A payment system which gives GP surgeries money for how well they perform has not saved additional lives, a new study has found.
Research into the payment system used across the UK to pay GP practices is "yet to show clear patient benefits", the study concluded.
Experts from the universities of York and Manchester as well as the University of Michigan in the US set out to examine the pay-for-performance system used in the UK - the largest of such programmes in the world.
The Quality and Outcomes Framework (QOF) was introduced across general practice in the UK to improve patient healthcare and outcomes.
The QOF has been used across the UK since 2004 but last year Scottish ministers announced the country would no longer use the programme.
The programme increased GP income by up to 25%, dependent on performance on more than 100 quality of care indicators relating to management of chronic disease, organisation of care and patient experience. Almost £6 billion was invested in incentive payments during the first seven years of the programme.
The new analysis of the QOF, published in The Lancet, shows modest reductions in deaths, but no statistically significant declines in mortality rates for the chronic conditions targeted by the programme, including cancer, diabetes and heart disease.
The researchers conducted an evaluation of mortality statistics from 1994 to 2010 comparing countries that have implemented the programme with those that have not.
After analysing data from 27 high-income countries, researchers found that under the QOF, the mortality rate in the UK improved by less than four deaths per 100,000 people, depending on the condition. This is not a statistically significant improvement.
For chronic conditions not specifically targeted by the programme, the mortality rate actually increased by approximately 12 deaths out of 100,000.
The authors conclude: "Our results show that introduction of the QOF in the UK was not significantly associated with changes in population mortality for disease areas that were targeted by the programme. We recorded that the QOF was also not significantly associated with changes in mortality for disease areas that were not targeted by the programme.
"Extensive research into pay-for-performance programmes has yet to show clear patient benefits."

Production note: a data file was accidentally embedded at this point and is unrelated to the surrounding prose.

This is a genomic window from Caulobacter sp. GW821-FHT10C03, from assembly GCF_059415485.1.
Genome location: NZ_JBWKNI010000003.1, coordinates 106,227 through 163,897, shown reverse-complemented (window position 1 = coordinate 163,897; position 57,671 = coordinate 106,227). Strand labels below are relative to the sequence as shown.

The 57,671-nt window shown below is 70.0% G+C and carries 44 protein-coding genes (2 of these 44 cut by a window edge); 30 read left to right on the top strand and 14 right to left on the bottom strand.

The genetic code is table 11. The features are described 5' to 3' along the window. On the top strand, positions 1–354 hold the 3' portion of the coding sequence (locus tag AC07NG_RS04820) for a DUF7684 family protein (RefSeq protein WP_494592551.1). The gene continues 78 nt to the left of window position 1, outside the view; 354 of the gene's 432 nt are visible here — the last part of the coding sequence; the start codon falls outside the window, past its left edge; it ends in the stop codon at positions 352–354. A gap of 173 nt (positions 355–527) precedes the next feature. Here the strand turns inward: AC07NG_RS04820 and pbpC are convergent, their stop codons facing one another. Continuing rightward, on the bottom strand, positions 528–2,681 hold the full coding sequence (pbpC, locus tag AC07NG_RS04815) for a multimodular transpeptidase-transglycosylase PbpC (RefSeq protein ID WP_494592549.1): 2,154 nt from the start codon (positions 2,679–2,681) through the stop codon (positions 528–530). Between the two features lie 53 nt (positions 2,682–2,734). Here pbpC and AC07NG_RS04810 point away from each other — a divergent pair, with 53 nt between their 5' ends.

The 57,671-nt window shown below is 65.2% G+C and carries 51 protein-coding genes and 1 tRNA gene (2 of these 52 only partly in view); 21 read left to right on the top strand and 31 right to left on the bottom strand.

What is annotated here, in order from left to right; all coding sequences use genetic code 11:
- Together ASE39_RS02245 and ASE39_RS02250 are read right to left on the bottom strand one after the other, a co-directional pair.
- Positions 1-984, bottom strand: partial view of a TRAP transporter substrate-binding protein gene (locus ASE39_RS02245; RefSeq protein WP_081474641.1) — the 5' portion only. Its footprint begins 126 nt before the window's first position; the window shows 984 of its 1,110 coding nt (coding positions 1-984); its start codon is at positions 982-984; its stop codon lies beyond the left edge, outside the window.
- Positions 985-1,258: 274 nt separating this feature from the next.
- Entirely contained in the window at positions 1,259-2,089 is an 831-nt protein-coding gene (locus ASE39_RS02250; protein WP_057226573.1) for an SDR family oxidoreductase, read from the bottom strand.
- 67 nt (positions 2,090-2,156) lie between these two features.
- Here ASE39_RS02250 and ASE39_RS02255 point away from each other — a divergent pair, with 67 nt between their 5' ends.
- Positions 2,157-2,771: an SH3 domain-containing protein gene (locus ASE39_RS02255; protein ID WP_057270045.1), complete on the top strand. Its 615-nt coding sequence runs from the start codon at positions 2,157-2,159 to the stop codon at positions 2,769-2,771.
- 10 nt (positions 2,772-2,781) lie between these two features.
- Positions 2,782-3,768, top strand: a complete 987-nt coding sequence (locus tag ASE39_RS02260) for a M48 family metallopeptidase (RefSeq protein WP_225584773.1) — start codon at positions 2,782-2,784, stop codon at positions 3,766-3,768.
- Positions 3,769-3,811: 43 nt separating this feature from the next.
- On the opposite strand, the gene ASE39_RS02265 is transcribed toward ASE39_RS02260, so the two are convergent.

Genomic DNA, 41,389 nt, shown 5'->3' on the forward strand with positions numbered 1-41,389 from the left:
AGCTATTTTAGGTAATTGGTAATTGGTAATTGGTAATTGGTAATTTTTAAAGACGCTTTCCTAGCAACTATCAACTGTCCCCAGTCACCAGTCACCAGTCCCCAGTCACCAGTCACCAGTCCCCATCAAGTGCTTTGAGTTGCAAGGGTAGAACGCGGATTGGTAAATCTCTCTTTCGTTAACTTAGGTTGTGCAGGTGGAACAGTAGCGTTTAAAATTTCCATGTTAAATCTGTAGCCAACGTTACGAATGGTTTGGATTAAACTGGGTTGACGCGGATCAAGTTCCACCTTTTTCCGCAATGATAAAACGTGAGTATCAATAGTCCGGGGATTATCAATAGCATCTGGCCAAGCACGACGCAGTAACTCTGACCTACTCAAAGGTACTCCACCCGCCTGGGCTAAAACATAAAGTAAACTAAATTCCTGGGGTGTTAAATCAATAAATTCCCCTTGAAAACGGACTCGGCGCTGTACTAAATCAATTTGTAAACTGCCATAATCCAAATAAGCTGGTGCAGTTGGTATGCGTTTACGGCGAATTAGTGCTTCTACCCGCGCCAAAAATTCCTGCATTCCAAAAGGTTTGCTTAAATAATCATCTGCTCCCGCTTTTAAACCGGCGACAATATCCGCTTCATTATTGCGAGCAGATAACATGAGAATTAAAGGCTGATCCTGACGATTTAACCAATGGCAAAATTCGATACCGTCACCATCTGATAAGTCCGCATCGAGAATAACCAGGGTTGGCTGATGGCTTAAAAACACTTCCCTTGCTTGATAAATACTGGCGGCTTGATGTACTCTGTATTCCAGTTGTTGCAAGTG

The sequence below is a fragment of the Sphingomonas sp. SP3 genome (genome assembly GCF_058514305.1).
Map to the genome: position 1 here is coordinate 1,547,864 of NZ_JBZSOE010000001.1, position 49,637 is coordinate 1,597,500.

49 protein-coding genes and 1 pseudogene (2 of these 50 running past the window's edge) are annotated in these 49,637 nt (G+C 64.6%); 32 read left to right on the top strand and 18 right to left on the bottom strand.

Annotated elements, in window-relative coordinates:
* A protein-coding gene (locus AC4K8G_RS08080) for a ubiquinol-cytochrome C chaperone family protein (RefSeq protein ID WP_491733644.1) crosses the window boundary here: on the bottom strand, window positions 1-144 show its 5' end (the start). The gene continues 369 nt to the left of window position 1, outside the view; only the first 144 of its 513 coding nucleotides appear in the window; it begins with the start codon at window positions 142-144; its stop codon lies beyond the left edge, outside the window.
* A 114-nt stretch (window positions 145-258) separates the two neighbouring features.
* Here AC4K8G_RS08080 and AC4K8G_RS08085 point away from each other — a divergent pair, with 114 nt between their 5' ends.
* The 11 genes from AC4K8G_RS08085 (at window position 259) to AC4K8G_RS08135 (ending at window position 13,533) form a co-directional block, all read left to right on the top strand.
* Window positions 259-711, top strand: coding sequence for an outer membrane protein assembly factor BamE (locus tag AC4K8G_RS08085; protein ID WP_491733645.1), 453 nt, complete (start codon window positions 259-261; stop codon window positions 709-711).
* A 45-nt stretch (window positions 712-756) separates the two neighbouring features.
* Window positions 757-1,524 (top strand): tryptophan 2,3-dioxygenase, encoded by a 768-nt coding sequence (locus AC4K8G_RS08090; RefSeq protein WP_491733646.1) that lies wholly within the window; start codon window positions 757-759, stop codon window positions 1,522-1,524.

They added: "Programmes that use payments to physicians and health-care institutions to incentivise high-quality care have a strong foothold in several countries and are especially well developed in the UK and USA.
"Our research raises questions about whether pay-for-performance in other settings is a viable method to improve population health."
Tim Doran, professor of health policy at the University of York's department of health sciences, said: "Previous studies have shown that financial incentives paid to providers can lead to modest improvements in patient care, but the effects on patient outcomes have been variable, and in some cases care has suffered.
"These research results raise questions about the cost-effectiveness of pay-for-performance in healthcare, and about the best way to improve population health and life expectancy."
Lead author of the study, Dr Andy Ryan, associate professor in the school of public health at the University of Michigan, said: "The pay-for-performance programme is large and not only paid well but had quality indicators covering lots of disease areas. Our thought was if there was a programme that would make improvements on population health, this was likely to be the one.
"However, the outcome of this study is an indicator of how effective pay-for-performance is at improving patient outcomes."
Dr Chaand Nagpaul, chairman of the British Medical Association's GP committee, said: "The BMA has agreed with NHS England to review the future of QOF in England in order to find a less bureaucratic way of supporting GP practices who need to deliver care to their patients, especially those with long-term conditions.
"When it was first introduced, QOF did produce a useful way to enable practices to help patients to manage serious conditions such as diabetes, chronic lung conditions and heart disease. However, the QOF was undermined by increasing political interference which added needless paperwork and box-ticking. At the same time, practice funding was effectively clawed back, a move that has reduced the amount of investment going into frontline patient services."
Katherine Murphy, chief executive of the Patients Association, said: "GPs need to focus on all their patients and not just those patients where they can measure or record data and get paid for it.
"Giving doctors bribes to focus on specific conditions is morally wrong and ethically wrong. GPs must focus on patient care and outcomes - their priorities should not be compromised by financial incentives."
A Department of Health spokesman said: "We recognise GPs are under a lot of pressure and have already revised the QOF to remove 10 minute minimum slots for booked appointments, as well as reducing unnecessary paperwork for GPs so that they can spend more time with patients.
"NHS England has agreed to undertake a review of QOF in the coming year, to see how we can best manage the system for the future."